Any doubt about this construction of the statute is dispelled by an examination of its legislative history. Section 13a was enacted by Congress as part of the Transportation Act of 1958. The legislative history of that Act reveals Congress' concern about the financial plight of railroads, attributable in part to the losses sustained in operating passenger trains. To discontinue these trains before the enactment of § 13a, the railroads were required in all cases to seek authority from each of the States served. See 104 Cong.Rec. 10842-10843, 10851. Without concurrence of all the States affected, the railroad might be compelled to continue operations despite serious losses. The Interstate Commerce Commission was able to give only partial relief. It could authorize the total abandonment of a line of railroad under § 1(18) of the Act, even if the line was wholly within the boundaries of one State. Colorado v. United States, 271 U.S. 153, 46 S.Ct. 452, 70 L.Ed. 878. However the Commission could not permit partial discontinuance of service over a line of railroad, whether the line crossed state boundaries or not. Board of Public Utility Com'rs of New Jersey v. United States, D.C., 158 F.Supp. 98, probable jurisdiction noted, New York Cent. R. Co. v. Board of Public Utility Com'rs of N.J., 357 U.S. 917, 78 S.Ct. 1358, 2 L.Ed.2d 1361, dismissed as moot, 359 U.S. 982, 79 S.Ct. 939, 3 L.Ed.2d 932.  See Palmer v. Massachusetts, 308 U.S. 79, 84-85, 60 S.Ct. 34, 84 L.Ed. 93. Thus the Commission could not permit discontinuance of passenger operations while the railroad continued to carry freight over the same line.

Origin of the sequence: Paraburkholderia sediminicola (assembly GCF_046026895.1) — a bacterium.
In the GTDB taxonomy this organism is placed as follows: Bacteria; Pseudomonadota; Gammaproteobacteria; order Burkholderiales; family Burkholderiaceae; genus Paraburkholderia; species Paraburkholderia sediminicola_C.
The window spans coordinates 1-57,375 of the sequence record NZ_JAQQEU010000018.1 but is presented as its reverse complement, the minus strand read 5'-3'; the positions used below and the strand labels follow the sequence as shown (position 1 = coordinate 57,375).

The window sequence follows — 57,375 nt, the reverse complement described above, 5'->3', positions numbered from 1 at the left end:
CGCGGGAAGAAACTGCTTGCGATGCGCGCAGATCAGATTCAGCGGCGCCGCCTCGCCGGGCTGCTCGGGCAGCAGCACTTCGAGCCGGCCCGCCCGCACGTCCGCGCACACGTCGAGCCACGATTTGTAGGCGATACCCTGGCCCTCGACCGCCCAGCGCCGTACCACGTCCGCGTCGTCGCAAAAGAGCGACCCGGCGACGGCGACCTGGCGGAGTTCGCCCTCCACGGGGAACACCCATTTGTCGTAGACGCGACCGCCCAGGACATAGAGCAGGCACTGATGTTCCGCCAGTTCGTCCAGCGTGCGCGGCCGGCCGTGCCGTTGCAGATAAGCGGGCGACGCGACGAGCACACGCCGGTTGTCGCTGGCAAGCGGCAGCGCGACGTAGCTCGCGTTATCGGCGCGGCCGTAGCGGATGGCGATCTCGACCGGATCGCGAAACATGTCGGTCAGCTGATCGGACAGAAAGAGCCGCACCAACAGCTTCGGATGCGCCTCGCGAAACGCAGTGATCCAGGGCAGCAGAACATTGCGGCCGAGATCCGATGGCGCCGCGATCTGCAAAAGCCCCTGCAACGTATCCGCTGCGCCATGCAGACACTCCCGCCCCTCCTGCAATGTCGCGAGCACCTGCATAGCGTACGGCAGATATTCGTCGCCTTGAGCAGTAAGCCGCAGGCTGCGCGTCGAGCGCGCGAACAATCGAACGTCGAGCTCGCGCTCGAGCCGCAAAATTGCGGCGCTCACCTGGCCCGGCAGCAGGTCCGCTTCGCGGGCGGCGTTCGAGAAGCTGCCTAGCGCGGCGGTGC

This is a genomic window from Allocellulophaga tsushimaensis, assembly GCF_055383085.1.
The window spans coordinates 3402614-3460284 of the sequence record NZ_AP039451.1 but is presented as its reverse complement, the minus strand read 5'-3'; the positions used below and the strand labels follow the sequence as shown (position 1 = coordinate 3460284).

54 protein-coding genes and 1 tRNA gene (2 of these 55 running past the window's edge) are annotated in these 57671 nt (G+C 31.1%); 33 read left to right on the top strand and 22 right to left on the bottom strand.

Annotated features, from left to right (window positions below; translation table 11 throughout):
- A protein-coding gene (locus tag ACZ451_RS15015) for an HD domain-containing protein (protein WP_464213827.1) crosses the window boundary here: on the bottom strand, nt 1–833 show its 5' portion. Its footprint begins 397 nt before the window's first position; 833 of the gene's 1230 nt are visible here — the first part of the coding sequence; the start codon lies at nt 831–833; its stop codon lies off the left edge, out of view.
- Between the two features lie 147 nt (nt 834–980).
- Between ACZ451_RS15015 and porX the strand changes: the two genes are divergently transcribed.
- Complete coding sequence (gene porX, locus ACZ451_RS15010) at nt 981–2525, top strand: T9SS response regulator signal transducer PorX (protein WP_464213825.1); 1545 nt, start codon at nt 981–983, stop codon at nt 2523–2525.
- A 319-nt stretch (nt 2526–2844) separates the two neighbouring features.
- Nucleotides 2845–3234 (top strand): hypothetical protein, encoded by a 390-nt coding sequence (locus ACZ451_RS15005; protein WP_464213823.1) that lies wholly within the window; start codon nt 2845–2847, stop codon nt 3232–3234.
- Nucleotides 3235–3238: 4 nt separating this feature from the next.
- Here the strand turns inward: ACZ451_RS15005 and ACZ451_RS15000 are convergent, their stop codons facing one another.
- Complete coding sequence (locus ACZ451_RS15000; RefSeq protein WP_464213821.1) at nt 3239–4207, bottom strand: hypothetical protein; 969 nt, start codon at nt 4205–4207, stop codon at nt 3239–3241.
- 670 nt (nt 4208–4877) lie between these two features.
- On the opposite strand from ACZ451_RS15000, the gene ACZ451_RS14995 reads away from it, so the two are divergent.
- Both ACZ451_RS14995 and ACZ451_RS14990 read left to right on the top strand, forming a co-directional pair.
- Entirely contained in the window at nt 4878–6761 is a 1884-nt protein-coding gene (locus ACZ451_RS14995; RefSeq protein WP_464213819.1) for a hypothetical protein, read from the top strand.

As initially proposed in the Senate, the Interstate Commerce Commission would have had power under § 13a to permit discontinuance 'of the operation or service of any train or ferry engaged in the transportation of passengers or property in interstate, foreign and intrastate commerce * * * or of the operation or service of any station, depot or other facility.' S. 3778, 85th Cong., 2d Sess. Opposition to the bill focused upon the reduction of state powers to control local train operations. E.g., 104 Cong.Rec. 10850. A compromise amendment in the Senate changed § 13a so that the Commission's power would extend only to 'any train or ferry engaged in the transportation of passengers or property in interstate or foreign commerce.' 104 Cong.Rec. 10862 10866. Reference to intrastate transportation was eliminated. And as finally reported out of conference, the Act was in its present form. The Interstate Commerce Commission's jurisdiction was limited, in the first instance, to the 'discontinuance * * * of the operation or service of any train or ferry operating from a point in one State to a point in any other State.'